Which do you prefer, shiny finishes or matte ones? New-looking finishes or old? Granite, glass and chrome, or brick, wood and iron?

All of these have gone in and out of fashion over the years. We tend to think that any finish that’s popular in our own time is the ultimate word in good taste, but we couldn’t be more wrong. No matter how outdated a finish may seem today, you can be sure that it, too, was the height of good taste in its own time, and that sooner or later it’ll be chic all over again. So, you haters of Harvest Gold appliances — beware.

The popularity of some finishes — paint colors, for example — simply depends on the cyclical comings and goings of fashion. Color fads are largely created by the industries involved, although clever marketing makes it seem like consumers are driving the demand. And since the prior color fad must be portrayed as unappealingly dated before the “new” colors can perk up sales again, successive color trends are intentionally extreme, running from pastels to primaries to whites to deep saturated tones, the better to differentiate what’s hip from what’s hopelessly passé.

New technologies bring other types of finishes to the fore. In the mid-19th century, for instance, raw brass, which tarnished to a clove-brown color if it wasn’t kept polished, was the usual material for hardware and plumbing fittings. In the late 1880s, though, the introduction of nickel-plated fittings quickly made tarnished brass obsolete. Despite nickel’s propensity to wear through to the metal underneath, it remained popular until the arrival of more durable chromium-plated finishes around 1930.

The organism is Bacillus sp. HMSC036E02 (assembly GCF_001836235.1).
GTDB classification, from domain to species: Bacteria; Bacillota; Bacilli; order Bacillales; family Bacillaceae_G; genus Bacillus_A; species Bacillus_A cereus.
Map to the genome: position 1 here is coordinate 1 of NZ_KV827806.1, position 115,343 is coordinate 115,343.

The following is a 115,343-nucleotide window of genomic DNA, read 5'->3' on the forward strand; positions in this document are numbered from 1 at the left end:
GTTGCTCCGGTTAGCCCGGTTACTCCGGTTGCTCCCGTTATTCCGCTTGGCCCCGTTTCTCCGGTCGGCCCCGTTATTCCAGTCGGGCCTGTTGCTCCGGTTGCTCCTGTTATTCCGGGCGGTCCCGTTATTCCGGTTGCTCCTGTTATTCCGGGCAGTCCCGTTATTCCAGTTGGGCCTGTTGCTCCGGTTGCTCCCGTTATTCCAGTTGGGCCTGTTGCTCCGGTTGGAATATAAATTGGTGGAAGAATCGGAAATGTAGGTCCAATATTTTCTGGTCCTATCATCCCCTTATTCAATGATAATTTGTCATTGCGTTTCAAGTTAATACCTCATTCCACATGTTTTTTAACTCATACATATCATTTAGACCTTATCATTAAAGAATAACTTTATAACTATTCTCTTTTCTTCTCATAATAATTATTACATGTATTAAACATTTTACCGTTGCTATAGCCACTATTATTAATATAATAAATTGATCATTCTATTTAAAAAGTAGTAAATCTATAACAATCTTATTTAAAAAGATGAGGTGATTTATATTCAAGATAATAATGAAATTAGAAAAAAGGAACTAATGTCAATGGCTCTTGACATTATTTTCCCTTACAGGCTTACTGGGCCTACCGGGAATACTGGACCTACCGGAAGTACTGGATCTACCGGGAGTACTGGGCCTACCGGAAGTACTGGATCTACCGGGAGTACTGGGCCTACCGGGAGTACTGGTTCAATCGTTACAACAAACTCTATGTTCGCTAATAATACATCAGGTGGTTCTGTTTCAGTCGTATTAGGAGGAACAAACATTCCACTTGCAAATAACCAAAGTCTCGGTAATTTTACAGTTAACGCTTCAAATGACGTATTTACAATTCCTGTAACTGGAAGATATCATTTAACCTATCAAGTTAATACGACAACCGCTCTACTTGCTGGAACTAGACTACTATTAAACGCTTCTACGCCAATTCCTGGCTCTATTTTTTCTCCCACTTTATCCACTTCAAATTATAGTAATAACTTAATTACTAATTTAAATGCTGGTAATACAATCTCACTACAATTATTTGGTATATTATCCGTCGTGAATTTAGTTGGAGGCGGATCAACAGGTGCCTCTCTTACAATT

Chrome has had an exceptionally long popular run because of its ease of maintenance. Still, when earth-toned colors were being pushed during the 1970s, brass came back for an encore. This time, though, a clear lacquer coating was used in an attempt to keep it permanently shiny. Eventually, in their never-ending pursuit for fresh offerings, manufacturers also came up with artificially patinated finishes — brushed brass, antique brass, and the like — that tried to mimic the warmth of natural patination.

This brings up another force behind popular finish trends that can influence both marketers and consumers alike — that of historical circumstance. After World War I, for example, American soldiers returned from the front charmed by rural Europe’s timeworn vernacular architecture, and by the early 1920s intentionally rustic or distressed finishes such as hammered iron, mottled stucco and adze-marked wood were showing up in new houses. During the late Twenties, though, another historic event — the 1925 Paris exposition that gave the world Art Deco — helped drive a complete reversal of this trend.

By the early 1930s, smooth, highly polished surfaces such as glass, tile and Monel metal had made rustic and patinated finishes look laughably outdated.

And so it goes — one finish vogue arriving, another departing. Yet no matter how unfashionable a finish may seem to our marketing-biased senses, rest assured it never permanently leaves the scene: One of today’s more popular finishes, oil-rubbed bronze, is neither plated nor lacquered, and therefore oxidizes to a clove-brown color and develops wear highlights very much like the old unlacquered brass of Victorian times. In other words, after a century and a half, some things are pretty much back where they started.

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